To market new drugs in India, global trials must include Indians

In a move to ensure efficacy of medicines sold in India, the drug regulator has made it mandatory for companies to include Indian patients in global clinical trials if they want to market in India a new drug developed outside the country.

The decision was taken in a recent technical committee meeting, headed by director general of health services Jagdish Prasad. The committee, which was formed following directions from the Supreme Court, has a mandate to supervise clinical trials on new chemical entities.

“Any firm intending to market a new drug which is being developed outside the country, should include Indian patients in the global clinical trial…,” the minutes of the meeting, reviewed by TOI, said.

The committee also decided that if proposal of such global clinical trials are already approved in ICH countries such as the US, Europe and Japan, then it will be reviewed on priority by the Indian drug regulator.

The ICH or International Council for Harmonisation of Technical Requirements for Pharmaceuticals for Human Use is a project that brings together the regulatory authorities of Europe, Japan and the United States and experts from the pharmaceutical industry in the three regions to discuss scientific and technical aspects of pharmaceutical product registration.

Clinical trial proposals approved by an ICH country will also be considered for approval by the Drugs Controller General of India (DCGI) without referring to subject expert committee, unless there is some specific reasons which should be recorded in writing.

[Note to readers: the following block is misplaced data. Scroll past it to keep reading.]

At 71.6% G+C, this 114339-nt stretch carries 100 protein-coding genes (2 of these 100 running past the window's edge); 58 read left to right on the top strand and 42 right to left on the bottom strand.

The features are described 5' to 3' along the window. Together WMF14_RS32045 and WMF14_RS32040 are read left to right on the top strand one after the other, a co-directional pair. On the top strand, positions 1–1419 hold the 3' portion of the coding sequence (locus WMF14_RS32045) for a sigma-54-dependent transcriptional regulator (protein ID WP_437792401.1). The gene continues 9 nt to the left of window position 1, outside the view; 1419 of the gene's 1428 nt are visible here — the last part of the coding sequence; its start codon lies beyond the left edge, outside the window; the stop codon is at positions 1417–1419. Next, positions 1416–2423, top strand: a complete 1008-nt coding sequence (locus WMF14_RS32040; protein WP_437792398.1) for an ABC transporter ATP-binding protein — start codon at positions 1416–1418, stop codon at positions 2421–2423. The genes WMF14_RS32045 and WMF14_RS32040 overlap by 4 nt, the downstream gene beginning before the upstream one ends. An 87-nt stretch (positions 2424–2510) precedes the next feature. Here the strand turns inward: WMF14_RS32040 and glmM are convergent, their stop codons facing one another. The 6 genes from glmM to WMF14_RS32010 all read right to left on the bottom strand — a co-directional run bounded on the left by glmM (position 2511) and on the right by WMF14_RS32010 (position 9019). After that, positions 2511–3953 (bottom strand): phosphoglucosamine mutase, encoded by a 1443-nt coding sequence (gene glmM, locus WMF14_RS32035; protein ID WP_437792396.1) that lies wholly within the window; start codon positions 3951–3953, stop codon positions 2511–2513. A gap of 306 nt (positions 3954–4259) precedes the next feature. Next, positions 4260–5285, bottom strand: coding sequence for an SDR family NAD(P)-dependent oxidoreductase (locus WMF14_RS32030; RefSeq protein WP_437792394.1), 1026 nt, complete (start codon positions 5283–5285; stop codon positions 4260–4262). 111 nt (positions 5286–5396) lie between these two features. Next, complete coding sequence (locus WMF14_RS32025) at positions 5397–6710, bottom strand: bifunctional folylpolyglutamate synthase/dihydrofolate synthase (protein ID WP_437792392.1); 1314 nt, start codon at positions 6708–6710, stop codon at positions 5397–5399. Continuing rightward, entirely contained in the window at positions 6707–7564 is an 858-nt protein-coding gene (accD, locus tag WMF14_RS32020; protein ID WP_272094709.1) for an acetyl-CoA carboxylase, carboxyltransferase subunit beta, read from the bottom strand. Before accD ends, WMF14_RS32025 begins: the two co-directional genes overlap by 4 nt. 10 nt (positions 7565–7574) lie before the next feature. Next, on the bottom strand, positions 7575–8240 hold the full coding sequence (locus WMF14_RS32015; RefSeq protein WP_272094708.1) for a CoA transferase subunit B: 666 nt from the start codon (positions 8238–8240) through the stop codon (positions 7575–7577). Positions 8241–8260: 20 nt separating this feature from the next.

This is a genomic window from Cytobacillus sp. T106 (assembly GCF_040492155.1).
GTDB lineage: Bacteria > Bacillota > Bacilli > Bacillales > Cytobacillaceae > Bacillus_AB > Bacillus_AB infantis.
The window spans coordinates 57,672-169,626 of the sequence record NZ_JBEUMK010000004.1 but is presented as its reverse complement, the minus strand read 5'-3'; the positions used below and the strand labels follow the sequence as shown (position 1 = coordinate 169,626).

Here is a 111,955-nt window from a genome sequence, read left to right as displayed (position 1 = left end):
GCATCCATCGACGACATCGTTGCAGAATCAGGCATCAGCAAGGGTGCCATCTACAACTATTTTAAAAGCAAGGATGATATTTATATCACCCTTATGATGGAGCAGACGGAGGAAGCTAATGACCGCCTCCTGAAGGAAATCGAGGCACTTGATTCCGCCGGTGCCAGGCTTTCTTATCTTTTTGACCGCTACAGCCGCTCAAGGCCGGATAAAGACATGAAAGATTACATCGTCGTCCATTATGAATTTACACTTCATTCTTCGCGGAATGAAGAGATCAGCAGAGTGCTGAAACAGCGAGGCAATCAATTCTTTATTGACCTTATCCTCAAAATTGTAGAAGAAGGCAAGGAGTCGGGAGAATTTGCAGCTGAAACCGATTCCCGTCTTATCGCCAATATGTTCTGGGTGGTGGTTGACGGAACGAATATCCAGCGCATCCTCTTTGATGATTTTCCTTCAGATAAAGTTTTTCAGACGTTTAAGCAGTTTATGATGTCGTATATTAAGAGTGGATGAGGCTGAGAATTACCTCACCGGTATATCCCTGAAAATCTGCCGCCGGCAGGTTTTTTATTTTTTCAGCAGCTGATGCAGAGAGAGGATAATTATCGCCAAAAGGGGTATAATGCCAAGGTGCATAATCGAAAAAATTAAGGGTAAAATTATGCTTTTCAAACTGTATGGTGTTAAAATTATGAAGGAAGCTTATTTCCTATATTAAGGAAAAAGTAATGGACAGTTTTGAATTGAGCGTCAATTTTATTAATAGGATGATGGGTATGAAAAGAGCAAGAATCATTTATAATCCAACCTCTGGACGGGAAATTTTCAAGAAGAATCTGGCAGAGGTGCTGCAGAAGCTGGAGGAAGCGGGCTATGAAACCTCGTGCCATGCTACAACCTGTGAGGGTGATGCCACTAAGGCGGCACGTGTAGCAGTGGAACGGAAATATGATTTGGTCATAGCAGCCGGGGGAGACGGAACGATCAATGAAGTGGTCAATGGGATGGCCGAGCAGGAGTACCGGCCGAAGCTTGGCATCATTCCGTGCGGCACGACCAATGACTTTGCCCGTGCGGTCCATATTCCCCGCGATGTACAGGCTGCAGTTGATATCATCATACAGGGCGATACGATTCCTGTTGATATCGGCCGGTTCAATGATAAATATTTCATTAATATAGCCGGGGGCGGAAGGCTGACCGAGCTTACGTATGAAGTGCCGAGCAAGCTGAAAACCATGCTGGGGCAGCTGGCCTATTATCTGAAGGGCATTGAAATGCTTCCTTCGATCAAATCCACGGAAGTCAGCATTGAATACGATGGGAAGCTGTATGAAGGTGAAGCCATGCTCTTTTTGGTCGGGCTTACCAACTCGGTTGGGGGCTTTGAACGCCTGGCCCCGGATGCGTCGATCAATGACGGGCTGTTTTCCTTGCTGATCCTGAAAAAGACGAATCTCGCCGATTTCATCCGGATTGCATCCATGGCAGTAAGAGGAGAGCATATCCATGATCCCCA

“The decision has been taken in public interest keeping in mind the safety of Indian patients. It is important that drugs which are sold in the country are being tested on Indian subjects prior to their launch,” DCGI G N Singh said.

The move is expected to benefit clinical research organisations and hospitals operating in India. These organisations along with various hospitals conduct clinical trials or testing of drugs on human beings on behalf of pharmaceutical companies, mainly multinational drug makers.

The clinical trial industry had suffered losses in India after certain unethical practices by a few organisations and hospitals came to light in 2011. This was followed by stringent regulatory norms and directions by the apex court itself for strict monitoring of trials.

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